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The Problem-Solving Parent: Girls Will Be Girls
By Eleanor Reynolds Children and Families Expert

Boys will be boys,” but “girls will be girls.” While there have been many articles and books written about aggressive boy behavior and bullying, there is very little written about girl behavior, which can sometimes be just as aggressive and mean as the behavior that many boys exhibit.

Whether they are born that way or have been taught, girls want to be “nice.” They do not want to be mean, and they seldom recognize aggression in themselves. Many girls have joined my class to find instant acceptance, invitations to play, and affectionate treatment. This has happened with girls of all races, colors, hairstyles, and clothing preferences. On other occasions, however, a girl has joined my class and been instantly disliked and excluded by some of the other girls. The reason for the exclusion is often a mystery, but it appears to relate more to personality and behavior than looks. In slang terms, this new girl “sends off vibes.” If she is more aggressive or shyer than the others, or says or does something that the other girls find strange or unusual, she may find herself ignored and excluded. 

Girl-to-girl meanness is as harmful as physical bullying between boys, but it is harder to detect. It might be as subtle as making a disdainful face and turning a back, or as blatant as: “You can’t play with us,” but these are not behaviors you can point out and correct in simple four-year-old terms. In fact, you might not even notice such interactions. If you are aware of this type of exclusion, you can sometimes appeal to the girls’ budding empathy, but empathy that is imposed may only last as long as you’re watching.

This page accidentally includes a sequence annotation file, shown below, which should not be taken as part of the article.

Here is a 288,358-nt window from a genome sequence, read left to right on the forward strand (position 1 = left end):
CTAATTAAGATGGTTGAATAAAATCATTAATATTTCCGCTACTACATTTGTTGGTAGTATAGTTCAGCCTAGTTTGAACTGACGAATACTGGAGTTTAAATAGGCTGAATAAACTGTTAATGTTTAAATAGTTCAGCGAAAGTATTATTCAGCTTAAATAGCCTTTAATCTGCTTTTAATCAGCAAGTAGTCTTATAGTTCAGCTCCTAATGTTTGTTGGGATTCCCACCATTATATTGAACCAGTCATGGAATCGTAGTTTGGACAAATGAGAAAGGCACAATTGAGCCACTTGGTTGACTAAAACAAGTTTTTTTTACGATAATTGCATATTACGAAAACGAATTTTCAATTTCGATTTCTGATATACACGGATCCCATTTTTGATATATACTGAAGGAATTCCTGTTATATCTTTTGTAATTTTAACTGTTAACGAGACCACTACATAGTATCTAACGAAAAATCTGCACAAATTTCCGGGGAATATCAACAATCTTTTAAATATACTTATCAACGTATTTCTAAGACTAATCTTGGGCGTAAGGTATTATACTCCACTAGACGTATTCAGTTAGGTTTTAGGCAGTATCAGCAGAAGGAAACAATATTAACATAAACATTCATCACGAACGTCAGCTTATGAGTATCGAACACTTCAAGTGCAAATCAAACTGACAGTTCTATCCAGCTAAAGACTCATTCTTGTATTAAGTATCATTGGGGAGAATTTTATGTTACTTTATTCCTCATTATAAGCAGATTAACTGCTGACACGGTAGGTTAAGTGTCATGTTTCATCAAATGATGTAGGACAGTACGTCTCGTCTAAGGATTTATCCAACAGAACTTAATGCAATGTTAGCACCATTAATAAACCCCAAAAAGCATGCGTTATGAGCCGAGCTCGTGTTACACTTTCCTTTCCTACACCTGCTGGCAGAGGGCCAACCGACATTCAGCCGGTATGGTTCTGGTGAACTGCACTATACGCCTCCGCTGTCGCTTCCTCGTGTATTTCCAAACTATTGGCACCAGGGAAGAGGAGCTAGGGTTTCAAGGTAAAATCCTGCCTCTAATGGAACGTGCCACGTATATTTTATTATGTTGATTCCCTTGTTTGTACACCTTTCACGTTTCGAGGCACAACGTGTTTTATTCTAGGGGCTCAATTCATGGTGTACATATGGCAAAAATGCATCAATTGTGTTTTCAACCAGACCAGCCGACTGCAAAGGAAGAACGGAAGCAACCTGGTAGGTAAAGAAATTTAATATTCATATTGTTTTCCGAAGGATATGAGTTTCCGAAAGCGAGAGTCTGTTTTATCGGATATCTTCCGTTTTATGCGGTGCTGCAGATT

What can you, the parent of a young girl, do to prevent your child from becoming either a victim or the instigator of mean girl behavior? Children learn from the examples their parents provide so above all, be a good role model and ask yourself some important questions:

  • Do I feel superior and demonstrate superiority in any way to my child?
  • Am I openly self-critical? A perfectionist?
  • Do I gossip and criticize others in front of my child?
  • Do I allow others to take advantage of me and do I react passively?
  • Do I force my child to say, “I’m sorry,” even if something isn’t her fault?
  • Do I criticize instead of encourage?
  • Do I emphasize obedience and compliance more than independence and problem solving?
  • Do I show my child that I value good character, courage, honesty, and other enduring qualities in people, not the way they look or what they possess?

You can also help your child by teaching her to be assertive. A girl who can say “stop!” or “no” or “I don’t play with mean girls,” is less likely to be picked on. In addition, teach your child how to be empathetic by explaining how others feel when mean things are said and done to them.

Teaching assertiveness and empathy are often more meaningful when taught by a parent, and one way to teach these behaviors is through role-playing. Take turns playing the role of the “nice” girl and the “mean” girl and talk about how each role feels to both of you. Then help your child think of some strategies for dealing with mean behavior. Finally, promise your child every day that she can come to you with any concerns about her relationships, and keep that promise. There is no perfect way to avoid girl-to-girl meanness, but you can always be there to help your child deal with it until she is assertive enough to deal with it by herself.


Eleanor Reynolds is the editor of The Best of the Problem-Solver: Articles for Parents and Teachers and the author of Guiding Young Children: A Problem-Solving Approach. She can be reached by email at problem@blarg.com